Monday, August 13, 2012

what providence?

In a New York Times Op-Ed, Theresa Williamson, of, and Maurício Hora,  of Favelarte, document how Rio de Janeiro's Olympic plans involve the destruction of most of the first favela, Morro do Providência.

Here's a frightening detail: "at the very top of the hill, some 70 percent of homes are marked for eviction — an area supposedly set to benefit from the transportation investments being made. But the luxury cable car will transport 1,000 to 3,000 people per hour during the Olympics. It’s not residents who will benefit, but investors."

Their proposal is inclusion:  "Rio is becoming a playground for the rich, and inequality breeds instability. It would be much more cost-effective to invest in urban improvements that communities help shape through a participatory democratic process. This would ultimately strengthen Rio’s economy and improve its infrastructure while also reducing inequality and empowering the city’s still marginalized Afro-Brazilian population"

Seems like a gold medal solution--but Rio seems determined to pave Providência and put up a parking lot.


Ruth said...

Dear Mr. Neuwirth,

I am studying at the University of Cape Town in South Africa for the semester and am from the United States. I am writing a review on "Shadow Cities" for my Third World Politics course. It is very interesting and I have learned so much about squatter communities. Could you explain to me you main thesis of the book? Your response would be greatly appreciated. Thank you very much!

rn said...

Ah, Ruth, it seems to me I have failed if you can't articulate the main thesis of the book.

Please give it a try. What do you think the book is arguing. Then I'll be glad to respond. Thanks.

Ruth said...

I believe the book is arguing that everyone has a right to a home, especially one where they can feel secure. Squatters are regular people with only a different picture of their household. Most do not have title deeds, but that does not mean they are not entitled to equality and respect by the media, other citizens, government, law enforcement, public works, and UN-HABITAT. "Shadow Cities" is proving that there are stories behind each squatter, that they do not live in filthy "slums," and that they are just trying to live normal lives and support their families.

rn said...

Perfect! What do you need me for? My only quarrel would be with the phrase "with only a different picture of their homes." I'd say squatters have a very similar image of their homes and neighborhoods that most people do. It's we non-squatters who promulgate that different image--through the word 'slum,' for instance.

What more would you like to know?

Ruth said...

Thank you very much! Can you recommend three or four well-written articles or short works which also touch on the controversial issues related to squatting (specifically whether or not they are criminals and the matter of title deeds)? Or the best informational works on squatting (maybe from UN-HABITAT)? If it is too much of a burden, do not worry about it. I just wanted to get your perspective and experience. On another different note, what is your take on the recent use of squatting as a social movement (as seen in the Occupy movement)? Thanks again!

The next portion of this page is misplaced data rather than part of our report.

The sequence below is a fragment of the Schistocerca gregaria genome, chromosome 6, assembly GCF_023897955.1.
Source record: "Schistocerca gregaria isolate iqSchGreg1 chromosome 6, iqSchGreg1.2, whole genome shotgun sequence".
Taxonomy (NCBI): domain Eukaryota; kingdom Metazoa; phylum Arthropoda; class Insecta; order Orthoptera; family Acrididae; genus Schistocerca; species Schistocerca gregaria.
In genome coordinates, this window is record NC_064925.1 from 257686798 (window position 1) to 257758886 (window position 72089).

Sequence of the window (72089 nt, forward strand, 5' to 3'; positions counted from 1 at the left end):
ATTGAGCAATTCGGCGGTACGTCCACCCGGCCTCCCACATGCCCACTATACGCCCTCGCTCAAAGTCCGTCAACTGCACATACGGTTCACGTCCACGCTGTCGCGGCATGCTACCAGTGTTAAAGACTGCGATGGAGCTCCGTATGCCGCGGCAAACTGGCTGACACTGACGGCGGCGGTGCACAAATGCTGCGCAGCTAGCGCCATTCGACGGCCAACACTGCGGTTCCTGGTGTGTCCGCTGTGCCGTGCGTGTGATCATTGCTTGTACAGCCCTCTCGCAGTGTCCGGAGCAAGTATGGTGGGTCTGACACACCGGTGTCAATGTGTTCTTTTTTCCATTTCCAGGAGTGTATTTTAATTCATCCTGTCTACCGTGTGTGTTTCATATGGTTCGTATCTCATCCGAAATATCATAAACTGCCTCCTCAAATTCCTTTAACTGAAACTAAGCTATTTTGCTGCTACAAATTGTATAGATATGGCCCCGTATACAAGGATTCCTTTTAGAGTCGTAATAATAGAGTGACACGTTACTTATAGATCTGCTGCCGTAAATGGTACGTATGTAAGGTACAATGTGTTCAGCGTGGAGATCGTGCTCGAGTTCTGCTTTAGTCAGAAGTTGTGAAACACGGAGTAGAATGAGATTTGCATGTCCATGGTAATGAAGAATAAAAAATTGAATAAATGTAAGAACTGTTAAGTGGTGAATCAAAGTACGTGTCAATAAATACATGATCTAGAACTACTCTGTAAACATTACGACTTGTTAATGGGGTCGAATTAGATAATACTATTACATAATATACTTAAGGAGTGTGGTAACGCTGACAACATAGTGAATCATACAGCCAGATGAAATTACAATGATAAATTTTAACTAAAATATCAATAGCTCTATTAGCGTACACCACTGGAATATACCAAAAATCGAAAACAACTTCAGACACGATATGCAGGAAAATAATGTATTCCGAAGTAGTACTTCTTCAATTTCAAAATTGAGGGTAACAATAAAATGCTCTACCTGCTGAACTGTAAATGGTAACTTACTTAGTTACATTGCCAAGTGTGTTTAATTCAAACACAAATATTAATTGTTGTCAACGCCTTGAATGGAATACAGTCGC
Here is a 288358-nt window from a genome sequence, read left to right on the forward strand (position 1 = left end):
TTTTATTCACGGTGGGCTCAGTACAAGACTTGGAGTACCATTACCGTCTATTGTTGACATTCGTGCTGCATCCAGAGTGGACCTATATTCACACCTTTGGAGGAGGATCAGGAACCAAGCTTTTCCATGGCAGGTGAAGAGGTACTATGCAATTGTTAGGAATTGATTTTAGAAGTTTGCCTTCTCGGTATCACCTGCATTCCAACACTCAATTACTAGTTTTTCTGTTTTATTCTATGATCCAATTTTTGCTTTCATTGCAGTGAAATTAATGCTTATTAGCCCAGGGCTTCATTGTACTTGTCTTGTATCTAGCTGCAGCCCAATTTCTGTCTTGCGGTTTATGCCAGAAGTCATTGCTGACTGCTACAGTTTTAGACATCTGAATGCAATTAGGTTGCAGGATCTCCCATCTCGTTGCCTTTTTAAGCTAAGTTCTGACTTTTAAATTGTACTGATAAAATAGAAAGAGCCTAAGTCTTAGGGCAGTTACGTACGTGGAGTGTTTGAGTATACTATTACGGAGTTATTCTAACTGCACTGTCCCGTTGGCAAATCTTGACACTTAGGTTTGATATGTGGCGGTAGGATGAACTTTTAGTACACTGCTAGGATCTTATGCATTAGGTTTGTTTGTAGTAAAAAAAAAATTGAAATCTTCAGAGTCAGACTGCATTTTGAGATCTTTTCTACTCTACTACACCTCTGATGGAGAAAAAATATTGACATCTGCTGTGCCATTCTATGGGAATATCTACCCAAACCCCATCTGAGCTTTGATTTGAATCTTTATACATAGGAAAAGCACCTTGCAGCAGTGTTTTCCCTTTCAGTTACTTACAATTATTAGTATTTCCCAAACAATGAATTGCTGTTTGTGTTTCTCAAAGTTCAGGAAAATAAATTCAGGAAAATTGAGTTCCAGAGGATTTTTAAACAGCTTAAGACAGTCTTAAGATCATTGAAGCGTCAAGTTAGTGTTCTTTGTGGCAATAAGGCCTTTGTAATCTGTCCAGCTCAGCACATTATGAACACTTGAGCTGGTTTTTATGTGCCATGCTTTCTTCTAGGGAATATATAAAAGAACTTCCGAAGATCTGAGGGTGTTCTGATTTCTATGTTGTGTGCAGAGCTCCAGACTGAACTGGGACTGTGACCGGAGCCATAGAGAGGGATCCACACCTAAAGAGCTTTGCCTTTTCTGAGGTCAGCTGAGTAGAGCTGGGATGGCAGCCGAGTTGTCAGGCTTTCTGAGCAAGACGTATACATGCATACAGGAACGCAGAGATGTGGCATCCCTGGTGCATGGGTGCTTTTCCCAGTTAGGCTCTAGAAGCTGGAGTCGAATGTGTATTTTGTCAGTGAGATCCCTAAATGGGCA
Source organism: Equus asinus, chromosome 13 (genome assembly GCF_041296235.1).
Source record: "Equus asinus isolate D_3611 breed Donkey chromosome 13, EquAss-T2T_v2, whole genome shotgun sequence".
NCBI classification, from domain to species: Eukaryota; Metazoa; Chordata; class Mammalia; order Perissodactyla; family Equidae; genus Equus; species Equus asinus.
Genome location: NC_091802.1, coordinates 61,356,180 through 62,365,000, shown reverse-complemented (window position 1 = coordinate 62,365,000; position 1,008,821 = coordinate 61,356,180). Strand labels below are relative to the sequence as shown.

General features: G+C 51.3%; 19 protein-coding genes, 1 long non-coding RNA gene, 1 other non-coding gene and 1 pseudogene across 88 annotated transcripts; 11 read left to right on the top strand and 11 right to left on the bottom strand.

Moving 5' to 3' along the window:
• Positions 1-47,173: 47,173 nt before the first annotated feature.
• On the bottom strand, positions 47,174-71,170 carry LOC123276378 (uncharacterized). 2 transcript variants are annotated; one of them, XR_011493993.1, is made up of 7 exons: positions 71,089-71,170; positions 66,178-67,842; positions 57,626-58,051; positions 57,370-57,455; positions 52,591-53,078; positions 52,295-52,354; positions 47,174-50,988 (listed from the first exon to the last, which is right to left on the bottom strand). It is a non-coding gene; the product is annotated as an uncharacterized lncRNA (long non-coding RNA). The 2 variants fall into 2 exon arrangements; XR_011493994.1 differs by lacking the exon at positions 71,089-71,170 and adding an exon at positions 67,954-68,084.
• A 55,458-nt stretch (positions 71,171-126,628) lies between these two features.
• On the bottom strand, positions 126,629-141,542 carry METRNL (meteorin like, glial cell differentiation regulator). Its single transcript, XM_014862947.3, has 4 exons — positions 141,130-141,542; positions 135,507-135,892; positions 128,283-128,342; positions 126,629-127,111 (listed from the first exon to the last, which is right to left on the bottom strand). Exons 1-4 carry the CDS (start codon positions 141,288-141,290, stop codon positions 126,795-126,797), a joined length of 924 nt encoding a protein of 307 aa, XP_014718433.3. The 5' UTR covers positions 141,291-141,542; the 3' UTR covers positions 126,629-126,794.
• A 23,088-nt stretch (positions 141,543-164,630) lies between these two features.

rn said...

Hey Ruth:

I don't know about short things, but here are few suggestions.

UN Habitat's annual reports on the state of the world's cities are full of amazing statistics. Don't only look at the summaries, though, because they are often massaged to make it look as if the UN is making great progress towards meeting the Millennium Development Goals. And remember, all of the statistics are, in some sense, made up: that is, they are extrapolations from sample data, not exact numbers.

There have been lots of scholarly papers on the results of the land titling program in Peru. Just google Peru and 'land titling' and you can find a number of them. They suggest that the title deed of course gives squatters security, which allows them to invest more in their homes. But it does not yield in increased mortgage lending or access to credit, which is at the heart of Hernando de Soto's argument about legalization liberating the 'dead capital' inherent in these communities. The point, I think, is that there's no 'one size fits all' answer. Private property titles may make sense in one setting, and may not work at all in another.

In South Africa, I would recommend any of the speeches and writings of S'bu Zikode, head of Durban's Abahlali baseMjondolo. Both Abahlali ( and Slum Dwellers International ( have links to papers and articles on their web sites.

As I say in Shadow Cities, there is no mud hut utopia. I don't want to romanticize conditions in these communities. But people are not their material conditions--and outsiders tend to concentrate purely on deprivation without taking into account the economic and political reasons these communities exist, the social bonds people have created, and the economic energy embedded there.

A few other thoughts:

For inspiration, check out two novels: Berji Krisin, Tales from the Garbage Hills, by Latife Tekin, a magical book inspired by Istanbul's gecekondu. And Texaco, by Patrick Chamouiseau, which seems formed from the mud of the squatter settlements of Martinique.

John F.C. Turner's books Housing by People and Freedom to Build are date back a few decades, but the principles in them are still relevant. The anthropologist Lisa Peattie understood squatter communities long before many others. And sociologist Janice Perlman continues to put out groundbreaking work on the favelas of Brazil.

Alan Mayne's book The Imagined Slum documents how property developers, wealthy do-gooders, and newspapers invented the idea of the slum in the Victorian era.

An obviously incomplete and chaotic list....but I hope it helps.

rn said...

PS -- typo alert: Berji Kristin (not Krisin)